Initial Release Date: January 26, 2016
Developer: Jonathon Blow
Platforms: PC, PS4 (reviewed)
Publishers: Thekla, Inc
Note: So for this review, there will be a little different style. The Witness was a game that I played through with my significant other. It turned out to be an awesome co-op game – when one person cannot figure out some of the more fiendish puzzles, the other may be able to give a fresh look. Given the way I played through the game, I will also include my SO’s thoughts following my analysis.
The Witness is a tightly presented puzzle game by Braid creator Jonathan Blow, that manages to make solving hundreds of line puzzles fun. Exploring gorgeous environments, learning the secrets of the island, and pulling your hair out at times, the player is left feeling like an expert on all things logical.
The “story” of The Witness is hard to talk about without getting into spoilers. The basic premise is the player walks down a dark hallway and opens a door to an island, which contains tons of line puzzles connected by wires to doors, roofs, and other puzzles. There is no explanation to any of it, and you only know you are a human from your shadow.
Throughout the game, there are little voice recordings, mostly of influential philosophers. Some of these range from a few lines to 10+ minutes long. The player simply walks around solving the puzzles and wondering what it all means.
There are two “endings” one of which is cleverly hidden right in front of you, but plays up the whole “look at something in a new and different way” maxim that is pushed the entire game. Both endings are very interpretative, and do not necessarily explain why this singular person is meandering about an isolated island solving what appear to be deliberately placed puzzles. I have some ideas as to “what it all means” but that is best saved for an entire post.
All in all, given the wide interpretation of the ending, the story can be either somewhat clever, or downright pretentious. Initially I was left incredibly unsatisfied and craved tp know more. The more I processed the deliberateness of the ending and symbols involved, the more I could respect the choice Blow went with in concluding the game. I would definitely be interested to hear reader’s opinions on the ending.
The story was really quite mysterious, I never felt like I truly grasped what the story was trying for. However, I did enjoy the different vibrant venues that housed each of the puzzle sets. These were often littered with statutes of humans doing any manner of things – singing, dancing, eating.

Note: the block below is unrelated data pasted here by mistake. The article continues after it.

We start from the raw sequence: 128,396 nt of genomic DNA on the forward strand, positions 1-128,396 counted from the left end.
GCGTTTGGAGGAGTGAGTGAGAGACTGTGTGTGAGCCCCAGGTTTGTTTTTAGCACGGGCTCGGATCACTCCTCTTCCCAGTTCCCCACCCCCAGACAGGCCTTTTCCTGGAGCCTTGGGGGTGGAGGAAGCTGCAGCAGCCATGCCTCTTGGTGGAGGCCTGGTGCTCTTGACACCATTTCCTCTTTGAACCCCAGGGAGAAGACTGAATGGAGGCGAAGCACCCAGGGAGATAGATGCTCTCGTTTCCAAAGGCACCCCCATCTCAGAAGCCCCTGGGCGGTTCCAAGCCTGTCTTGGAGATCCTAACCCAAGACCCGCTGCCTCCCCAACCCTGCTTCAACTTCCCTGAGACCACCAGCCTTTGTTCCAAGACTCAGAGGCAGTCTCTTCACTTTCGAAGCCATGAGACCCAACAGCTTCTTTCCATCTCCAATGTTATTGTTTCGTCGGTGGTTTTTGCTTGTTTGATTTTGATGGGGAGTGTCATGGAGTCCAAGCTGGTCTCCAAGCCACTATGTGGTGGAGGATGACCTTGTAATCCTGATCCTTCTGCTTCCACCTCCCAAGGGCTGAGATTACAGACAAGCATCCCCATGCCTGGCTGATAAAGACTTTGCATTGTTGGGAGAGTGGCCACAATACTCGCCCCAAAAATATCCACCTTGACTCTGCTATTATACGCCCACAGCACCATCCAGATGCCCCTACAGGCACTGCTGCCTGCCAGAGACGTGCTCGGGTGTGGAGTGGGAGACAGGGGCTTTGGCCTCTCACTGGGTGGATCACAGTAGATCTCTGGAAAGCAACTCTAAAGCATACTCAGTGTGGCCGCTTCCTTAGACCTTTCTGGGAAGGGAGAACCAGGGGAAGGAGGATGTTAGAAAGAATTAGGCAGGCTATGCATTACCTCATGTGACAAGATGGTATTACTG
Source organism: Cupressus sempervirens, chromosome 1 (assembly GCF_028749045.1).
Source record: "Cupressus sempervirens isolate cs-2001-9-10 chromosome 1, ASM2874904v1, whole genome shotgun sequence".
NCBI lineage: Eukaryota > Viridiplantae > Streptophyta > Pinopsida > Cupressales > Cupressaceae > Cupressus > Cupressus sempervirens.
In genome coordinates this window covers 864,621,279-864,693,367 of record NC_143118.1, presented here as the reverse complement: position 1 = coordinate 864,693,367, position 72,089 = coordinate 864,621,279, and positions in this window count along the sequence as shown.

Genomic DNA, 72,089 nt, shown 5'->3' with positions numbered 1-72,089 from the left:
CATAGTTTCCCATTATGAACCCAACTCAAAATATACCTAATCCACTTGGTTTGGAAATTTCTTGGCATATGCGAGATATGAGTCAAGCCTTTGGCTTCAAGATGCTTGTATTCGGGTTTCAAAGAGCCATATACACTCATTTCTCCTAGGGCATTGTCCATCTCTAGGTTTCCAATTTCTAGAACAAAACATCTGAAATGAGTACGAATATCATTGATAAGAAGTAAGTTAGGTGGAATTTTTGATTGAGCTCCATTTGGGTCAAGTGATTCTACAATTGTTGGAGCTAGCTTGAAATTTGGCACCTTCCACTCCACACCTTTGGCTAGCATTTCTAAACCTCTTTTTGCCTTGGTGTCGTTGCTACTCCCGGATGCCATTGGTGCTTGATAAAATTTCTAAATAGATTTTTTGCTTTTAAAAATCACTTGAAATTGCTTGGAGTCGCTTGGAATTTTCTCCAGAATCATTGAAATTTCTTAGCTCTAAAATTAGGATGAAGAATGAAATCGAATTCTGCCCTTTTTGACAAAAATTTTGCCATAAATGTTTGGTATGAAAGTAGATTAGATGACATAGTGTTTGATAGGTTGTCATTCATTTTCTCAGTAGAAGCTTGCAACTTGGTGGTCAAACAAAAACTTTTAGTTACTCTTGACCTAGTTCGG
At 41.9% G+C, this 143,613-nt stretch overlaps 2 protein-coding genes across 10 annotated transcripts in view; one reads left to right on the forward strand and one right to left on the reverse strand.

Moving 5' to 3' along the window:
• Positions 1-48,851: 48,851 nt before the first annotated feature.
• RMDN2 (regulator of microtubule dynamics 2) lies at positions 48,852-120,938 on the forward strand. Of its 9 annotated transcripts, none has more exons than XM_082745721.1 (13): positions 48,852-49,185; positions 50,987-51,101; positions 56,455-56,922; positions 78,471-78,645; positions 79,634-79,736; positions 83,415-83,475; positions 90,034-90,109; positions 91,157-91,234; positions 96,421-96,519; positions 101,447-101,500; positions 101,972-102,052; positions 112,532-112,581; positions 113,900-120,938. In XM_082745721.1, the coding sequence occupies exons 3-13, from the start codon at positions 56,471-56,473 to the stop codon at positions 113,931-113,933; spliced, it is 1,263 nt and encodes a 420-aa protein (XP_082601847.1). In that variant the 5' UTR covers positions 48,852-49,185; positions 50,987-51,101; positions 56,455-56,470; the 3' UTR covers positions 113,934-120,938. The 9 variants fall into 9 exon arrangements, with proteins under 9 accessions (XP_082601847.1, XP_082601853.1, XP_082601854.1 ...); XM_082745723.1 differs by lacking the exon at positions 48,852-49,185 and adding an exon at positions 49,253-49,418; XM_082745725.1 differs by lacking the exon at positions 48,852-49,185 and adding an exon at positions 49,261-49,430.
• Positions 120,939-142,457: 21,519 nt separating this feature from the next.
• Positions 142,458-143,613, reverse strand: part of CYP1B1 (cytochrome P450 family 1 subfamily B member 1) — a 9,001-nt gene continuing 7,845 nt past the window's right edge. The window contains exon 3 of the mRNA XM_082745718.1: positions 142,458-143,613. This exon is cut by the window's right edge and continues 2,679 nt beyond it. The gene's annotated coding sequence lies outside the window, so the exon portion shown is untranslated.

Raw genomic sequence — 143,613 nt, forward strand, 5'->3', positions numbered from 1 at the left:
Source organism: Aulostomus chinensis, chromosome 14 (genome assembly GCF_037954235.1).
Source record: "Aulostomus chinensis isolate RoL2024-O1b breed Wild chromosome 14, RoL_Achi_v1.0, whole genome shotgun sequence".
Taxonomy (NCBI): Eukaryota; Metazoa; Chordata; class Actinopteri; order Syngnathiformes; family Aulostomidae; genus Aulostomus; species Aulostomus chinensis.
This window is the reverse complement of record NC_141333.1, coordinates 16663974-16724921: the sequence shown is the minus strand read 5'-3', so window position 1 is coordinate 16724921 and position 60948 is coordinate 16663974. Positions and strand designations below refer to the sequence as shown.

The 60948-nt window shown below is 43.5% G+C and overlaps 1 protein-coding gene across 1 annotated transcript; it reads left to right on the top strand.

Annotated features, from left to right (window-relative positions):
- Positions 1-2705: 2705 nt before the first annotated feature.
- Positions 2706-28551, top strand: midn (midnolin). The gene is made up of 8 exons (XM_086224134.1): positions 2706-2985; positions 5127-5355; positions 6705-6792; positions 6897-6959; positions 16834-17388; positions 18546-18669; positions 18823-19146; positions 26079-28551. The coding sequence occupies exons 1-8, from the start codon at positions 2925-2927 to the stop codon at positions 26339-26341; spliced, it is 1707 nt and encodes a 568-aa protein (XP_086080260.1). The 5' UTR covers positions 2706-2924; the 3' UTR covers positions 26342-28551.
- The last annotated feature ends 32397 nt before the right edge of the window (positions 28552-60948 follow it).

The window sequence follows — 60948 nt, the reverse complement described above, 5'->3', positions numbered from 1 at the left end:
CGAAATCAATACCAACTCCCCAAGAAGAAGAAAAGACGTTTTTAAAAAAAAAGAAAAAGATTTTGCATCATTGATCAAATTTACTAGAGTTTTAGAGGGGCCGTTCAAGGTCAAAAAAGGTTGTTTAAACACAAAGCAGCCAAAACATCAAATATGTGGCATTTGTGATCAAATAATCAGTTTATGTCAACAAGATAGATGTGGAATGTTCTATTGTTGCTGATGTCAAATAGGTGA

The ending was very much “its about the journey, not the ending.” I was not satisfied with the ending – I was actually kind of disappointed. Once we got to the other ending, I was left with even more questions. I expected some grand reveal to explain everything that we had just seen and done. Perhaps there is something more to all of it.
The basic loop in The Witness is player discovers new themed area, learn a new rule for the puzzle theme of the area, slowly get acquainted with that rule, solve each individual puzzle while also accounting for a larger puzzle involving the zone, and finally activating a giant laser which points toward the large mountain in the center of the island.
That may not sound glamorous or even exciting. However, the game manages to sink its claws into you early on, and the sense of accomplishment and discovery motivates you to continue the journey from zone to zone.
The basic puzzles are simply a line puzzle. You start by placing a cursor into the circle start point, and draw a line through the puzzle to the end point. Easy enough, until you start learning more and more of the rules and wrinkles that different areas introduce. For instance, one area adds white and black squares inside the puzzle, and these must be separated by the line you draw between the start and end point.
Learning each of the rules and ramping up the difficulty of each rule is the marvel of the game. Without any tutorial, any text, or any guide, the game manages to introduce all of the different rules (some being very complicated) to the player. This is done through a moderate progression of the concept, ramping up the difficult slowly, and then throwing some curveballs at you.
Later, the rules start to pop up alongside other rules in later zones. This adds to the complexity of the rules, but also makes it very difficult if you stumble upon such areas before playing through their “introduction” zones. You can enter or solve any zones puzzles – their is no set path and everything is open (minus the final mountain) from the beginning.
In addition to the basic line puzzles, there is usually greater environmental puzzles at work within each of the zones. Beyond that, there is an even larger environmental puzzle at work, that requires an extreme dedication to solve, and to date, I have not been able to find anything online that purports to have unlocked what solving this “big puzzle” truly does. I don’t want to spoil much more.